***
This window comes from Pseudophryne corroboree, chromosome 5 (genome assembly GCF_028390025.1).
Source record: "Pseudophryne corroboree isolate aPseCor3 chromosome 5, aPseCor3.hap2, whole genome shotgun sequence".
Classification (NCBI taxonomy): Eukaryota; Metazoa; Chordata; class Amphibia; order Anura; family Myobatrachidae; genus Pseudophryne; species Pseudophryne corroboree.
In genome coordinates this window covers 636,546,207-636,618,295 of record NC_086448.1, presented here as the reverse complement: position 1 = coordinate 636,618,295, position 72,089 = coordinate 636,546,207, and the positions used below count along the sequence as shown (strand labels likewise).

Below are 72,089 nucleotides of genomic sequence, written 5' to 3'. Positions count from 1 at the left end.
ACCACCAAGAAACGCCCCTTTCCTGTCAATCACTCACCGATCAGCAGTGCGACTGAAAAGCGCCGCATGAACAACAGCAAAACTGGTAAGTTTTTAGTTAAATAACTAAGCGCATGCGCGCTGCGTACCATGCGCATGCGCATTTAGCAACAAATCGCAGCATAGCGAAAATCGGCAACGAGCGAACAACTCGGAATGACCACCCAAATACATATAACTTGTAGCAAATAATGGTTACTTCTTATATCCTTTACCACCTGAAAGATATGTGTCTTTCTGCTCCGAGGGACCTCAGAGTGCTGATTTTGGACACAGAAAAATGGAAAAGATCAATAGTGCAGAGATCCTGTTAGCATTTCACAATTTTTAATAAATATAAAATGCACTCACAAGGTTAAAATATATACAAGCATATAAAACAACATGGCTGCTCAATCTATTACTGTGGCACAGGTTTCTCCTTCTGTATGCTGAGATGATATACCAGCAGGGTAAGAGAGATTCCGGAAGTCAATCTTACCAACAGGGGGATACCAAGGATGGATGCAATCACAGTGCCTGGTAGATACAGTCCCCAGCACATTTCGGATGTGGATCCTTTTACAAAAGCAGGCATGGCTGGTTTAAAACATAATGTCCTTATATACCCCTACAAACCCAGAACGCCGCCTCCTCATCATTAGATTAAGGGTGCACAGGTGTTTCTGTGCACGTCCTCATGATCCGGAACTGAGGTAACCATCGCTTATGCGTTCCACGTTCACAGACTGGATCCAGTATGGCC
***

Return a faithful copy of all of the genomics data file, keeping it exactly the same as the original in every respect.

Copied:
This window comes from Pseudophryne corroboree, chromosome 5 (genome assembly GCF_028390025.1).
Source record: "Pseudophryne corroboree isolate aPseCor3 chromosome 5, aPseCor3.hap2, whole genome shotgun sequence".
Classification (NCBI taxonomy): Eukaryota; Metazoa; Chordata; class Amphibia; order Anura; family Myobatrachidae; genus Pseudophryne; species Pseudophryne corroboree.
In genome coordinates this window covers 636,546,207-636,618,295 of record NC_086448.1, presented here as the reverse complement: position 1 = coordinate 636,618,295, position 72,089 = coordinate 636,546,207, and the positions used below count along the sequence as shown (strand labels likewise).

Below are 72,089 nucleotides of genomic sequence, written 5' to 3'. Positions count from 1 at the left end.
ACCACCAAGAAACGCCCCTTTCCTGTCAATCACTCACCGATCAGCAGTGCGACTGAAAAGCGCCGCATGAACAACAGCAAAACTGGTAAGTTTTTAGTTAAATAACTAAGCGCATGCGCGCTGCGTACCATGCGCATGCGCATTTAGCAACAAATCGCAGCATAGCGAAAATCGGCAACGAGCGAACAACTCGGAATGACCACCCAAATACATATAACTTGTAGCAAATAATGGTTACTTCTTATATCCTTTACCACCTGAAAGATATGTGTCTTTCTGCTCCGAGGGACCTCAGAGTGCTGATTTTGGACACAGAAAAATGGAAAAGATCAATAGTGCAGAGATCCTGTTAGCATTTCACAATTTTTAATAAATATAAAATGCACTCACAAGGTTAAAATATATACAAGCATATAAAACAACATGGCTGCTCAATCTATTACTGTGGCACAGGTTTCTCCTTCTGTATGCTGAGATGATATACCAGCAGGGTAAGAGAGATTCCGGAAGTCAATCTTACCAACAGGGGGATACCAAGGATGGATGCAATCACAGTGCCTGGTAGATACAGTCCCCAGCACATTTCGGATGTGGATCCTTTTACAAAAGCAGGCATGGCTGGTTTAAAACATAATGTCCTTATATACCCCTACAAACCCAGAACGCCGCCTCCTCATCATTAGATTAAGGGTGCACAGGTGTTTCTGTGCACGTCCTCATGATCCGGAACTGAGGTAACCATCGCTTATGCGTTCCACGTTCACAGACTGGATCCAGTATGGCC